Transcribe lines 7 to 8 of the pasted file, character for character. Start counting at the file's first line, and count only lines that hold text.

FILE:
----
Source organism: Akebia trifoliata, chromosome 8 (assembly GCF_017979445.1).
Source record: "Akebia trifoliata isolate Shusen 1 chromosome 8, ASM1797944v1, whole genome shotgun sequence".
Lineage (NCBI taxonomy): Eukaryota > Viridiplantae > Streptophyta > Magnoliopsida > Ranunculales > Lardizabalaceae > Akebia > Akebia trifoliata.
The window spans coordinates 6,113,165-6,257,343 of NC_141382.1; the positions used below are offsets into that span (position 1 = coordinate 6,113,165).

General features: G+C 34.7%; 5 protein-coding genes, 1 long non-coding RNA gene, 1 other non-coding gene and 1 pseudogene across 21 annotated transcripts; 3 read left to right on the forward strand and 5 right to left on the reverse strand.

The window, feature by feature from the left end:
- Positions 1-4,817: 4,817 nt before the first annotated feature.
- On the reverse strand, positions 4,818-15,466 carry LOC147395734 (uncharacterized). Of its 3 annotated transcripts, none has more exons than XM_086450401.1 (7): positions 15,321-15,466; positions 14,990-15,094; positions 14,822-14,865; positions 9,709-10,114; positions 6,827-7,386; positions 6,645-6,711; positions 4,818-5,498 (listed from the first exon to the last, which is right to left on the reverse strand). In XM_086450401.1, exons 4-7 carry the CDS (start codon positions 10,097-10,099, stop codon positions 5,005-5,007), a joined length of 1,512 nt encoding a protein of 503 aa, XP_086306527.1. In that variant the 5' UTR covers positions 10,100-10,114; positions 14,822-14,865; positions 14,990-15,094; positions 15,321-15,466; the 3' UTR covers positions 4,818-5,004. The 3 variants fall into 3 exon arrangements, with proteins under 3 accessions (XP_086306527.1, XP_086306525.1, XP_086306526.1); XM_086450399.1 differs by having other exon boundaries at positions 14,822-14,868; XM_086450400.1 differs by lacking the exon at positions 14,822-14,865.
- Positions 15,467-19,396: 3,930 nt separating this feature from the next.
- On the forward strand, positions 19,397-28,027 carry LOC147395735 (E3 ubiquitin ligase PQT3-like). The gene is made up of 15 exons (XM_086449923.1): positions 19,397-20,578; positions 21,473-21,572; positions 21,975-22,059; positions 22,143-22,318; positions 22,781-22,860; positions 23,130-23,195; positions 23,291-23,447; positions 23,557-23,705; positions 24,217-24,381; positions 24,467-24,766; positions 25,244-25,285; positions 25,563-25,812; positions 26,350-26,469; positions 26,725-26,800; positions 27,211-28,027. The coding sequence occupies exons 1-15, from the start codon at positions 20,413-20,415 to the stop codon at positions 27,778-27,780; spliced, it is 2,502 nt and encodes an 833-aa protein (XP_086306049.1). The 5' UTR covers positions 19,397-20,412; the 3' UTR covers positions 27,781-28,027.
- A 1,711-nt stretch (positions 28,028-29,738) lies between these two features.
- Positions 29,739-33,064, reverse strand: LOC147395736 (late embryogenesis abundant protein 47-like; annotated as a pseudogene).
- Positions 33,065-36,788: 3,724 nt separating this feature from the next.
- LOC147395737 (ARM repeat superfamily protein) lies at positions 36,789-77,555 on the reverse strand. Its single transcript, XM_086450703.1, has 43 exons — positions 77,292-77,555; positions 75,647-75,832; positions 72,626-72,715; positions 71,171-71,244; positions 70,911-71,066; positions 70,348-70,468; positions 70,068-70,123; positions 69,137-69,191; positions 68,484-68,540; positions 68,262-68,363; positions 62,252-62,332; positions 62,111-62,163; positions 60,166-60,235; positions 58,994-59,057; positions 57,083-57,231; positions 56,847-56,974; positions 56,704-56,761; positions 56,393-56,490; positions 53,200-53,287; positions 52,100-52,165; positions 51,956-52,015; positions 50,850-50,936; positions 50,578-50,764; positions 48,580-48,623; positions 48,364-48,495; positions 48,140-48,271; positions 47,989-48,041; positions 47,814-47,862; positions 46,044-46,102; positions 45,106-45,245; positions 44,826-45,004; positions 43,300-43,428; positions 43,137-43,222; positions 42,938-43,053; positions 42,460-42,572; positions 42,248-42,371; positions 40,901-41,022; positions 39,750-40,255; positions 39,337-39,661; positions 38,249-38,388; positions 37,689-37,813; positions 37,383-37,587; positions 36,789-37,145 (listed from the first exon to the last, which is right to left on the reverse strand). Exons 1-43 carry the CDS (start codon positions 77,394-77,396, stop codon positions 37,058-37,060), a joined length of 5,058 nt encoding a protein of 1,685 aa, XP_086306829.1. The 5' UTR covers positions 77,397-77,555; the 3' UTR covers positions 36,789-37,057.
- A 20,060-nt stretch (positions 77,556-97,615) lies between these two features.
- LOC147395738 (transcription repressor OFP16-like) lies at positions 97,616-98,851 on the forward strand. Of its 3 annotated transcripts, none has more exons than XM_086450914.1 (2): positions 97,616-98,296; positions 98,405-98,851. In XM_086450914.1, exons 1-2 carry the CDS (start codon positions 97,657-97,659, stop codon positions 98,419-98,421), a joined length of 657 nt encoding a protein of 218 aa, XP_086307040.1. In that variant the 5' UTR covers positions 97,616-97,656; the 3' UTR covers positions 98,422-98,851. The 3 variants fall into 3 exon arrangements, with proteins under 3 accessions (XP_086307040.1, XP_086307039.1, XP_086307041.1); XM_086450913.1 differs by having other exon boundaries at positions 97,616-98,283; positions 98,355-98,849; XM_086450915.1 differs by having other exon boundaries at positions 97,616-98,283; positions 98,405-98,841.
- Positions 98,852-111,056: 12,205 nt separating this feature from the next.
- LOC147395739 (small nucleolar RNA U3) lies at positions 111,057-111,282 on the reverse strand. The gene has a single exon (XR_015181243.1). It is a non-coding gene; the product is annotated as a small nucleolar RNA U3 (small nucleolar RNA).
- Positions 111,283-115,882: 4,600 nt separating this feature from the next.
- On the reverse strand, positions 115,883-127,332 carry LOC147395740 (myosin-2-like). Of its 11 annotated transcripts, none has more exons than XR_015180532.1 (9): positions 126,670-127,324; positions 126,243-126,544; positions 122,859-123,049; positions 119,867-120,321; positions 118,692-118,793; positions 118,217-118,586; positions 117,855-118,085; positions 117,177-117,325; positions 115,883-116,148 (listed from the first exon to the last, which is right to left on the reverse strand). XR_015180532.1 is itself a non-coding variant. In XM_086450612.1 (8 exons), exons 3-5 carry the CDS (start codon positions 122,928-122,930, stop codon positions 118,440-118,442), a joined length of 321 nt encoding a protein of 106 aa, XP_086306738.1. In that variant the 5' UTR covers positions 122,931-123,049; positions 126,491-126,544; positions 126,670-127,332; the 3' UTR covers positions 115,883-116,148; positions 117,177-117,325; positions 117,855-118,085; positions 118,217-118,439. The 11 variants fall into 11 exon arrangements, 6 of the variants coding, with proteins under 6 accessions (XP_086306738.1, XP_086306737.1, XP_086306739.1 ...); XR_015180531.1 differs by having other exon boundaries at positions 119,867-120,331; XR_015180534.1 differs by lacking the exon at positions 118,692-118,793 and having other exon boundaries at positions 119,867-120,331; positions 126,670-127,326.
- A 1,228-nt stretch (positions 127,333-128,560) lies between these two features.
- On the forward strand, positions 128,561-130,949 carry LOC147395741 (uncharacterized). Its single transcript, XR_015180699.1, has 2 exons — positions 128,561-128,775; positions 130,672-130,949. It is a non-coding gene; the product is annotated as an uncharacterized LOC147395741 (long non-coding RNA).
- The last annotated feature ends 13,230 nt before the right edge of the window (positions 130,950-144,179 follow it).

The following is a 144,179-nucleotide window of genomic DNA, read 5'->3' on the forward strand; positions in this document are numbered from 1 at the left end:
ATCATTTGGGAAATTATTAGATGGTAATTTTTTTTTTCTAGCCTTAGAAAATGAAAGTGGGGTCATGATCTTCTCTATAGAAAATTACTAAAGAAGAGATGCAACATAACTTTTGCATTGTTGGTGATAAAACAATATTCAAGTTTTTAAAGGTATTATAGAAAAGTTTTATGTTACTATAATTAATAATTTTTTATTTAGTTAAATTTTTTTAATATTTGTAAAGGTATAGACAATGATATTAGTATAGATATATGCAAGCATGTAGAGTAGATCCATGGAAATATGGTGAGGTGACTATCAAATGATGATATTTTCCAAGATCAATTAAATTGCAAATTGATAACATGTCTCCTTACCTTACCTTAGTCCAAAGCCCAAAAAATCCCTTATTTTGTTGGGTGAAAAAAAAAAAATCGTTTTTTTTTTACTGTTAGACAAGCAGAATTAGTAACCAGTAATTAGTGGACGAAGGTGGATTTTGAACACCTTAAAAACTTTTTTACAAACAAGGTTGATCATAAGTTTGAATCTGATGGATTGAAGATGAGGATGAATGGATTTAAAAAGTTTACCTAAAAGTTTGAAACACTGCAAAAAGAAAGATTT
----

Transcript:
- Positions 1-4,817: 4,817 nt before the first annotated feature.
- On the reverse strand, positions 4,818-15,466 carry LOC147395734 (uncharacterized). Of its 3 annotated transcripts, none has more exons than XM_086450401.1 (7): positions 15,321-15,466; positions 14,990-15,094; positions 14,822-14,865; positions 9,709-10,114; positions 6,827-7,386; positions 6,645-6,711; positions 4,818-5,498 (listed from the first exon to the last, which is right to left on the reverse strand). In XM_086450401.1, exons 4-7 carry the CDS (start codon positions 10,097-10,099, stop codon positions 5,005-5,007), a joined length of 1,512 nt encoding a protein of 503 aa, XP_086306527.1. In that variant the 5' UTR covers positions 10,100-10,114; positions 14,822-14,865; positions 14,990-15,094; positions 15,321-15,466; the 3' UTR covers positions 4,818-5,004. The 3 variants fall into 3 exon arrangements, with proteins under 3 accessions (XP_086306527.1, XP_086306525.1, XP_086306526.1); XM_086450399.1 differs by having other exon boundaries at positions 14,822-14,868; XM_086450400.1 differs by lacking the exon at positions 14,822-14,865.